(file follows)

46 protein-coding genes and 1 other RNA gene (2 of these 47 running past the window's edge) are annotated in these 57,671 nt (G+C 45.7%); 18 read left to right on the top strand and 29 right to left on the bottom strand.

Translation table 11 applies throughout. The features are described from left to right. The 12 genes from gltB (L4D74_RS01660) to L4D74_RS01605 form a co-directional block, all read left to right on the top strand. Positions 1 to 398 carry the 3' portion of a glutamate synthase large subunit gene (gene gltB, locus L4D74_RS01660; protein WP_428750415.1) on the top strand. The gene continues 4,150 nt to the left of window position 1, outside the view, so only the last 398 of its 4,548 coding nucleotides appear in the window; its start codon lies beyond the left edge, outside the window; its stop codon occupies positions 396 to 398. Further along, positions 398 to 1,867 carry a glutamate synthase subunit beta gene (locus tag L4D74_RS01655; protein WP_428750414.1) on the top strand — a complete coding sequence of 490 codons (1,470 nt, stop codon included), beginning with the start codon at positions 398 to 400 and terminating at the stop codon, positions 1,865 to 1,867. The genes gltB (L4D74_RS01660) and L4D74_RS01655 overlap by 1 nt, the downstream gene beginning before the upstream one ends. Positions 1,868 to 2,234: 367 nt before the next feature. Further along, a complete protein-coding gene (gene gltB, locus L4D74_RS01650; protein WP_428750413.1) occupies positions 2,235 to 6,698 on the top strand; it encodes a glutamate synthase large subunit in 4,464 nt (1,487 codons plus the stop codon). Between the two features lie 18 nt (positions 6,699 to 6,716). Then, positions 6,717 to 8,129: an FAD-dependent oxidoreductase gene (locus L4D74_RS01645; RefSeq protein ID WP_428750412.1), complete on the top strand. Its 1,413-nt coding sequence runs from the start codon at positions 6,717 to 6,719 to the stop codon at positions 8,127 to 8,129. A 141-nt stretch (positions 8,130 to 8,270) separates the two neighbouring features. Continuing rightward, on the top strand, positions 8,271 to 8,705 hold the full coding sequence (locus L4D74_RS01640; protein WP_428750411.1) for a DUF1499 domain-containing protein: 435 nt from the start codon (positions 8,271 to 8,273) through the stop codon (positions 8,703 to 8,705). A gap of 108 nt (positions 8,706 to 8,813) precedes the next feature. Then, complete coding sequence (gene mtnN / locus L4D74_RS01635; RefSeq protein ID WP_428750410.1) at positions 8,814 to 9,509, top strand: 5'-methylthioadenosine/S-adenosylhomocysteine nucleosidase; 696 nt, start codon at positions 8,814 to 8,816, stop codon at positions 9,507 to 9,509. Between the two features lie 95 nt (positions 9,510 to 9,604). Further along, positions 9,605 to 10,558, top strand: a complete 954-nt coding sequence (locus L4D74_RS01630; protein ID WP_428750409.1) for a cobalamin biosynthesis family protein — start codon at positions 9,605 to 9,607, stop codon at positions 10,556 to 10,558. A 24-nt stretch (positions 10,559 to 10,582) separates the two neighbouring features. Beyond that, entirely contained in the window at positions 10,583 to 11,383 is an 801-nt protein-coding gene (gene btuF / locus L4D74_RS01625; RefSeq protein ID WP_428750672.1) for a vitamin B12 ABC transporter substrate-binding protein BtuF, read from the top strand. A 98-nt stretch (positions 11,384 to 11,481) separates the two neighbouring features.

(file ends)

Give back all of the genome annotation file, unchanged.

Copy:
46 protein-coding genes and 1 other RNA gene (2 of these 47 running past the window's edge) are annotated in these 57,671 nt (G+C 45.7%); 18 read left to right on the top strand and 29 right to left on the bottom strand.

Translation table 11 applies throughout. The features are described from left to right. The 12 genes from gltB (L4D74_RS01660) to L4D74_RS01605 form a co-directional block, all read left to right on the top strand. Positions 1 to 398 carry the 3' portion of a glutamate synthase large subunit gene (gene gltB, locus L4D74_RS01660; protein WP_428750415.1) on the top strand. The gene continues 4,150 nt to the left of window position 1, outside the view, so only the last 398 of its 4,548 coding nucleotides appear in the window; its start codon lies beyond the left edge, outside the window; its stop codon occupies positions 396 to 398. Further along, positions 398 to 1,867 carry a glutamate synthase subunit beta gene (locus tag L4D74_RS01655; protein WP_428750414.1) on the top strand — a complete coding sequence of 490 codons (1,470 nt, stop codon included), beginning with the start codon at positions 398 to 400 and terminating at the stop codon, positions 1,865 to 1,867. The genes gltB (L4D74_RS01660) and L4D74_RS01655 overlap by 1 nt, the downstream gene beginning before the upstream one ends. Positions 1,868 to 2,234: 367 nt before the next feature. Further along, a complete protein-coding gene (gene gltB, locus L4D74_RS01650; protein WP_428750413.1) occupies positions 2,235 to 6,698 on the top strand; it encodes a glutamate synthase large subunit in 4,464 nt (1,487 codons plus the stop codon). Between the two features lie 18 nt (positions 6,699 to 6,716). Then, positions 6,717 to 8,129: an FAD-dependent oxidoreductase gene (locus L4D74_RS01645; RefSeq protein ID WP_428750412.1), complete on the top strand. Its 1,413-nt coding sequence runs from the start codon at positions 6,717 to 6,719 to the stop codon at positions 8,127 to 8,129. A 141-nt stretch (positions 8,130 to 8,270) separates the two neighbouring features. Continuing rightward, on the top strand, positions 8,271 to 8,705 hold the full coding sequence (locus L4D74_RS01640; protein WP_428750411.1) for a DUF1499 domain-containing protein: 435 nt from the start codon (positions 8,271 to 8,273) through the stop codon (positions 8,703 to 8,705). A gap of 108 nt (positions 8,706 to 8,813) precedes the next feature. Then, complete coding sequence (gene mtnN / locus L4D74_RS01635; RefSeq protein ID WP_428750410.1) at positions 8,814 to 9,509, top strand: 5'-methylthioadenosine/S-adenosylhomocysteine nucleosidase; 696 nt, start codon at positions 8,814 to 8,816, stop codon at positions 9,507 to 9,509. Between the two features lie 95 nt (positions 9,510 to 9,604). Further along, positions 9,605 to 10,558, top strand: a complete 954-nt coding sequence (locus L4D74_RS01630; protein ID WP_428750409.1) for a cobalamin biosynthesis family protein — start codon at positions 9,605 to 9,607, stop codon at positions 10,556 to 10,558. A 24-nt stretch (positions 10,559 to 10,582) separates the two neighbouring features. Beyond that, entirely contained in the window at positions 10,583 to 11,383 is an 801-nt protein-coding gene (gene btuF / locus L4D74_RS01625; RefSeq protein ID WP_428750672.1) for a vitamin B12 ABC transporter substrate-binding protein BtuF, read from the top strand. A 98-nt stretch (positions 11,384 to 11,481) separates the two neighbouring features.